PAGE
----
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Poetry in Motion: A Slightly Awkward Attempt to Figure Out What This Term Means (and Thus Maybe Not the Best Example of the Term); Also, an Excuse to Quote Passages of Poetry about Baseball
Occasionally, when we admire a thing – a particular pastime, say – we claim there’s a certain “poetry” to it. If the thing’s a moving body then we might call it “poetry in motion.” For example, we sometimes claim there’s a certain “poetry” to baseball. Or we describe one of its players as “poetry in motion.” But what exactly do we mean by “poetry” in these boasts? In the former, we probably mean “elegance”; in the latter, something made elegant through its mastery of a certain set of rules, through the nimbleness of its follow through. In general, we probably just mean formal poetry. Bear with me here.
A shortstop charging a groundball knows that once he gets a glove on the ball he has a few options, depending on the situation. If there’s a runner on first, the shortstop can flip the ball to second and try for the double-play. Or he can just go to first for the easy out. Or – if he’s moving along some difficult axis at too quick a clip – he can concede the hit and not risk a throwing error. The point is, this body in motion has some choices but a not-unlimited amount of them. This body in motion has got to follow some rules. This body in motion is formal poetry in motion.
Now, if the body in motion belongs to Derek Jeter – a showman of a shortstop whose leaping throws can sometimes seem short on sprezzatura, can seem more spectacular than they need to be – then we might conclude that the poetry in motion, while elegant, is a touch purple in hue, a bit overblown, showy. If the body is outfielder Manny Ramirez’s, running to catch a fly ball and then using the leftover momentum to high-five a fan in the stands – a superfluous, potentially costly aesthetic gesture – before returning the ball to the infield, well, then we have an example of formal poetry that has been marred (or made charming?) by an extraneous foot, an extra stress, something offbeat.
But what kind of poetry is Manny a lot of the other times, when, e.g., he’s clumsily falling on and rolling over an outfield hit? What kind of poetry is Toronto’s Roy Halladay, a superb pitcher but one who sweats, swears, often appears frustrated, in a kind of chronic psychic pain? Or Boston’s pint-sized Dustin Pedroia, a productive hitter but one who wields a swing that sometimes seems a notch too long (a swing which coaches once tried in vain to correct)? Or Boston’s Hideki Okajima, a pitcher whose seemingly unnatural delivery (which, again, coaches once tried to correct) snaps his head down just before he releases the ball? None of these examples are exactly elegant, nimble; they’re slightly clunky, messy. And although they can get the job done, sometimes to brutal effect, they’re not “poetry in motion” or, at least, what we often seem to mean by the term.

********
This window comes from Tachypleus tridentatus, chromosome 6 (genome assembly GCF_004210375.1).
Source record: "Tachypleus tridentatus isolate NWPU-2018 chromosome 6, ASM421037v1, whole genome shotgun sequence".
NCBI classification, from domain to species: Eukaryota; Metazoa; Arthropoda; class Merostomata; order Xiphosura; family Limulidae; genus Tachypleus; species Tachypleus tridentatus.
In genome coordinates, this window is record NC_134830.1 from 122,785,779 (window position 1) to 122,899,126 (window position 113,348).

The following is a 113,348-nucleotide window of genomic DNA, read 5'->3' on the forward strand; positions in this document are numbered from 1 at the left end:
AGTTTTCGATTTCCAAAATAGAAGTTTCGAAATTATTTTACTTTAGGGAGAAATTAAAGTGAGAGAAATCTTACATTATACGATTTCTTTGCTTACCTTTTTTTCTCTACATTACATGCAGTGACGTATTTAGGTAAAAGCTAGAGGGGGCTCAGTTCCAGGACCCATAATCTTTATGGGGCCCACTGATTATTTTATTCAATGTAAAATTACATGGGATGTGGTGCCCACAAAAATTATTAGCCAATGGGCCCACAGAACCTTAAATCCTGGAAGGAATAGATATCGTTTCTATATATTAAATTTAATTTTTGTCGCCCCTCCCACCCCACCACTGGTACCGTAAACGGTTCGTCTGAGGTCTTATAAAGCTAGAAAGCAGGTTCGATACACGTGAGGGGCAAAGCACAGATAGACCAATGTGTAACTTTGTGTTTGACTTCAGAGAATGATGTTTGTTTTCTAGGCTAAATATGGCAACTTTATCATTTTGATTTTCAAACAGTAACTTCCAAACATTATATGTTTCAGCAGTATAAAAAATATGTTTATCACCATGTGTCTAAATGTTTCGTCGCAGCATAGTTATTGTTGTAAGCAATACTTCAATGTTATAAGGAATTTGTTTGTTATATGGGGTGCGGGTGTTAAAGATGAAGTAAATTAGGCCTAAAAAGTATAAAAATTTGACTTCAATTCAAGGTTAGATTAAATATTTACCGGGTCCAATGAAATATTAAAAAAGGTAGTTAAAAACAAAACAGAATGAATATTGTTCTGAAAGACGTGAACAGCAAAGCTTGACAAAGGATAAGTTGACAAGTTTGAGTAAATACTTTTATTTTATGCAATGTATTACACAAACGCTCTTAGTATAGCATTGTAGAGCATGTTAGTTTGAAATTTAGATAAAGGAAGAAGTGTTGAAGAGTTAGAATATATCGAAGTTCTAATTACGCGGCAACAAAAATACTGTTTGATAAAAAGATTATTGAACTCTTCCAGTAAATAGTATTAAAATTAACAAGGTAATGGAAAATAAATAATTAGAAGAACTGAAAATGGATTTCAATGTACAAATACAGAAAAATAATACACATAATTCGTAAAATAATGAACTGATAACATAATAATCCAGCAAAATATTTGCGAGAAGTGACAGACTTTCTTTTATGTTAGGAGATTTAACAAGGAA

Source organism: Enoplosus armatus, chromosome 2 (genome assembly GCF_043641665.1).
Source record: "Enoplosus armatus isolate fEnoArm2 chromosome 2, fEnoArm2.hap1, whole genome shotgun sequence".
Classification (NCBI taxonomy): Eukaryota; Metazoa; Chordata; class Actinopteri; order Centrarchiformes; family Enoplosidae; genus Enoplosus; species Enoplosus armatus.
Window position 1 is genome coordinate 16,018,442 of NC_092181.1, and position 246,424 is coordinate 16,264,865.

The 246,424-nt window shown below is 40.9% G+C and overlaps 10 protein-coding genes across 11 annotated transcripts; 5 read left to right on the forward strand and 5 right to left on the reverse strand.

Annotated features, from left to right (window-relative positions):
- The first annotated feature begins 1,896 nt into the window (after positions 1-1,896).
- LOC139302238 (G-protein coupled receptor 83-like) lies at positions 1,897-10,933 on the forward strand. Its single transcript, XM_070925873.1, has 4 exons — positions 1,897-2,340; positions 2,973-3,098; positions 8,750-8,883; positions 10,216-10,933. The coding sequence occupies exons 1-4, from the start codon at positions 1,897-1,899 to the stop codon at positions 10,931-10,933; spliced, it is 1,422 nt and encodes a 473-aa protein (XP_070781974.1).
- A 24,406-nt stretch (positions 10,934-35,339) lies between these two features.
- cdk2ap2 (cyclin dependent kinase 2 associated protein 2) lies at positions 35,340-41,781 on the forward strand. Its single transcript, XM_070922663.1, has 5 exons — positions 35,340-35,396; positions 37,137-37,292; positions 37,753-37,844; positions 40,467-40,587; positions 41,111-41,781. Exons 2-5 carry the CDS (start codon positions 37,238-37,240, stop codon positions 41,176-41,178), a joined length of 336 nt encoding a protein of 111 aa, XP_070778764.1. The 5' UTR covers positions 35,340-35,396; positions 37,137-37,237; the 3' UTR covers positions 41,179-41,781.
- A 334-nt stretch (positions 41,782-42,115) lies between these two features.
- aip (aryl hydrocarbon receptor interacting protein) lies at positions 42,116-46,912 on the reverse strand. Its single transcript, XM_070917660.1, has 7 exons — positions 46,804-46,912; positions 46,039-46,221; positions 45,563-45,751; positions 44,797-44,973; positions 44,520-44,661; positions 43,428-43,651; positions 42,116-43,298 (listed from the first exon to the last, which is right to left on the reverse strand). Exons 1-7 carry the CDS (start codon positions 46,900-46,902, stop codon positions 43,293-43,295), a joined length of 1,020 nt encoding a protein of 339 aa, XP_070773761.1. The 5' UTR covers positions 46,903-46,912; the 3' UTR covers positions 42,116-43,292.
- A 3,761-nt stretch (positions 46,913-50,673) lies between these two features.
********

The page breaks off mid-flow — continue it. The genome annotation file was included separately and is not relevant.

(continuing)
A more tolerant, open-minded person could step in here and argue that there’s no such thing as poetry in motion; there are only poetries in motion, so let’s just accept the freer, quirkier examples already. Someone else could argue that we should abandon the term “poetry in motion” altogether since it’s basically meaningless or, worse, too meaningful, as applicable to baseball as it is to a book of poetry pitched across a room, or a poetry-on-public-transit campaign. In general, it may be best to stop stirring the word “poetry” into pastimes like baseball since we risk diluting an already diluted word, a point that others on Harriet, including Annie Finch, have recently suggested.
But if there isn’t any poetry in baseball, there’s certainly baseball in poetry – in these excerpts, anyway, from Marianne Moore’s boisterous “Baseball and Writing” (the indented lines of which have been left-justified, against their will, by Harriet):
It’s a pitcher’s battle all the way – a duel –
a catcher’s, as, with cruel
puma paw, Elston Howard lumbers lightly
back to plate. (His spring
de-winged a bat swing.)
“Mickey, leaping like the devil”—why
gild it, although deer sounds better—
snares what was speeding towards its treetop nest,
one-handing the souvenir-to-be
meant to be caught by you or me.
Those two magnificent saves from the knee—throws
by Boyer, finesses in twos—
like Whitey’s three kinds of pitch and pre-
with pick-off psychosis.
Also, there are solid batting tips in the first four tercets of David Barber’s “Bambino Sutra” (though the rest of the poem has pop):
Swing with everything
You’ve got. Sock it and admire
The arc. This is what
The game is about.
This is the house my clouts built.
Here comes another
Mammoth rip, here comes
My patented thunderclap.
This is the way to
Make the old game grand
Again, going deep in the
Packed house my clouts built.
But poetry gets down baseball’s quieter feats, too. These are the ordinary moments, dimmed by the shade of the stadium, or simply drowned out by the din. Here – and I’ll end with them – are the opening lines of Margaret Avison’s late poem “Poetry Is” (which, if there are substantial relationships between poetry and baseball, has maybe got one of them figured out):
Poetry is always in
At a ballgame when
the hit most matters
and the crowd is half-standing
already hoarse, then poetry’s
eye is astray to a
quiet area to find out
who picks up the bat the runner
flung out of his runway.
Little stuff like that
poetry tucks away in
the little basket of other